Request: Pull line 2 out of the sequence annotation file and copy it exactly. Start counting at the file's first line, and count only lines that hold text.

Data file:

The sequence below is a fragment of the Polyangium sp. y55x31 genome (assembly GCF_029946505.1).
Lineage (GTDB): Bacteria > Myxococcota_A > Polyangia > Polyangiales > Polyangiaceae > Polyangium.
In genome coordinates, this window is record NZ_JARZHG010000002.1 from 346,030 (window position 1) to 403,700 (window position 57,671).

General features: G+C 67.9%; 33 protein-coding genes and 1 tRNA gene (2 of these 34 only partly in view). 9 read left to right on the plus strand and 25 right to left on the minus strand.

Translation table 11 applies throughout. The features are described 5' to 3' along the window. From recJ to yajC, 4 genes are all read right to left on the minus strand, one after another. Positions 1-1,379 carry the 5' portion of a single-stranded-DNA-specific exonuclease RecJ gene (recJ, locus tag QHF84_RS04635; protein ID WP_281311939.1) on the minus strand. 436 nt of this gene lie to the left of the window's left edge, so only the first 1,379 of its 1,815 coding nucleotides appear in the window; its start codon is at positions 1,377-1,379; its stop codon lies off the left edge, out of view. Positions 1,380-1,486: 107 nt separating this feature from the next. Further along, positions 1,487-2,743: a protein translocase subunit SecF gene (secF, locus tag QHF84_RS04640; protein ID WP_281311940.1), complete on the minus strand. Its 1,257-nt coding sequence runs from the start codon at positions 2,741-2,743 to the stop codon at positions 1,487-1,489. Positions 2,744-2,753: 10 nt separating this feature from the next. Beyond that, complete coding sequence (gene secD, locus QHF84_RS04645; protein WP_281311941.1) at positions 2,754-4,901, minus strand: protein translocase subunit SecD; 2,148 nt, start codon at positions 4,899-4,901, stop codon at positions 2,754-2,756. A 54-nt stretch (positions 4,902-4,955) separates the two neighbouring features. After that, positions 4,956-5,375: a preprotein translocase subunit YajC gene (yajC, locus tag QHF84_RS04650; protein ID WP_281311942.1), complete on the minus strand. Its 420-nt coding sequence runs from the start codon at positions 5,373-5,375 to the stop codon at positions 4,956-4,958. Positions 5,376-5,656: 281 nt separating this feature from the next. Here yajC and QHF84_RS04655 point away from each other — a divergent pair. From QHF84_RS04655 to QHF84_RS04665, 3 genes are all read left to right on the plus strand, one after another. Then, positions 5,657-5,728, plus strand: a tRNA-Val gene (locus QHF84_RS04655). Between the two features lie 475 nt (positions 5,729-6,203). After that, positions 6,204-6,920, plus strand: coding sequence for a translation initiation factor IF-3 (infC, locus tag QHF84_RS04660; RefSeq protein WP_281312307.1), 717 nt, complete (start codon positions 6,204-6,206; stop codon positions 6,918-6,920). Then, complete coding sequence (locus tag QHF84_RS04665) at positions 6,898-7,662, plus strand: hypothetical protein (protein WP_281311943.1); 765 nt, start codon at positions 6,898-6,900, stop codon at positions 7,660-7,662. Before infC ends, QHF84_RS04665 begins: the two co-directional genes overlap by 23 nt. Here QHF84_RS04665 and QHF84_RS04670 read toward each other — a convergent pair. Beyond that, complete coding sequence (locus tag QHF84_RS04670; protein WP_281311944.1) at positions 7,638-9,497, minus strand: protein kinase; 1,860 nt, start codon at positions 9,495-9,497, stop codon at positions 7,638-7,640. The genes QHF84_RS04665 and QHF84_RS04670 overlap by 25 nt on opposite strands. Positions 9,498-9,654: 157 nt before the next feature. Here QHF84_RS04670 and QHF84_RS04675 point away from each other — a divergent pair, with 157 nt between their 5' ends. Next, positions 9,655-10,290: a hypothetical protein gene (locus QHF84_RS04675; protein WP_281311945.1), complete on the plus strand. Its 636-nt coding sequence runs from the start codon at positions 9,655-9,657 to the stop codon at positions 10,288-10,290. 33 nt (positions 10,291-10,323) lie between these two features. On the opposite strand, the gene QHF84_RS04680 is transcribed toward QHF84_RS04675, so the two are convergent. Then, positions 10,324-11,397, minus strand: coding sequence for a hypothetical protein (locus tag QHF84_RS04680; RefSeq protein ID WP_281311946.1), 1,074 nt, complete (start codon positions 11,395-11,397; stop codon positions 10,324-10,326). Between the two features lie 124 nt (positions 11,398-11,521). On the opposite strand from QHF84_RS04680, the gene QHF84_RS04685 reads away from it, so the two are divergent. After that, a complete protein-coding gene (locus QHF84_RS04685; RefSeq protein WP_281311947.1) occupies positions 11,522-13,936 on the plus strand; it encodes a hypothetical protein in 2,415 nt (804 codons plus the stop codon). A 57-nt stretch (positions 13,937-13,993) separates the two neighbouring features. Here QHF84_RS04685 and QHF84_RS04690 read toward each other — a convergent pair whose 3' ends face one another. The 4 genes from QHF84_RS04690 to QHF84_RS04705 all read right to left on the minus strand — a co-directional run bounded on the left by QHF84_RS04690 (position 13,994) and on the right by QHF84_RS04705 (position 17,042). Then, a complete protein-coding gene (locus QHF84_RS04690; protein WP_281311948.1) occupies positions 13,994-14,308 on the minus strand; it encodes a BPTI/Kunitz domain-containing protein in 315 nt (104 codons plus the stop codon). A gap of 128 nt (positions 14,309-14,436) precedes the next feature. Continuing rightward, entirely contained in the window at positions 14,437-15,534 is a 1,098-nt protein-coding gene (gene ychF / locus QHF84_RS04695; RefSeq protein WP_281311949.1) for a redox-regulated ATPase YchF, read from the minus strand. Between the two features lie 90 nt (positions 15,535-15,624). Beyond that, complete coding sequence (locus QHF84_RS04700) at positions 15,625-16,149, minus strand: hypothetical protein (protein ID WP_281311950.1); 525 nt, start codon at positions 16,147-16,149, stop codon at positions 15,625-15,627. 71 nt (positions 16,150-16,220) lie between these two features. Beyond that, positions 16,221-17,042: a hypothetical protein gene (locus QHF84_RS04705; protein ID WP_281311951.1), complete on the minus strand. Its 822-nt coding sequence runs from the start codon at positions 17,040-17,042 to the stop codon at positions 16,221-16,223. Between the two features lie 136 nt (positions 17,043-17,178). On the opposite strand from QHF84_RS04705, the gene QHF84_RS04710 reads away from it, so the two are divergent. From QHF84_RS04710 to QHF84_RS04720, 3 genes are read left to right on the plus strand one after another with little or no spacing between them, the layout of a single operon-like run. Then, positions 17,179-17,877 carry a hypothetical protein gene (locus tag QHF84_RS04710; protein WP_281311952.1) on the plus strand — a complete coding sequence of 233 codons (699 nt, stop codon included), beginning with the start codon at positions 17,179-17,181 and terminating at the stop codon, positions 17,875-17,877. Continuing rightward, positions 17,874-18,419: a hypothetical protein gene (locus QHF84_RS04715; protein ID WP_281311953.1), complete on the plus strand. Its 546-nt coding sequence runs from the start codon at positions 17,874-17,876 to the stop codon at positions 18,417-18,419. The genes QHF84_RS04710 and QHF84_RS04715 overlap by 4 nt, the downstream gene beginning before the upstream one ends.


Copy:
Lineage (GTDB): Bacteria > Myxococcota_A > Polyangia > Polyangiales > Polyangiaceae > Polyangium.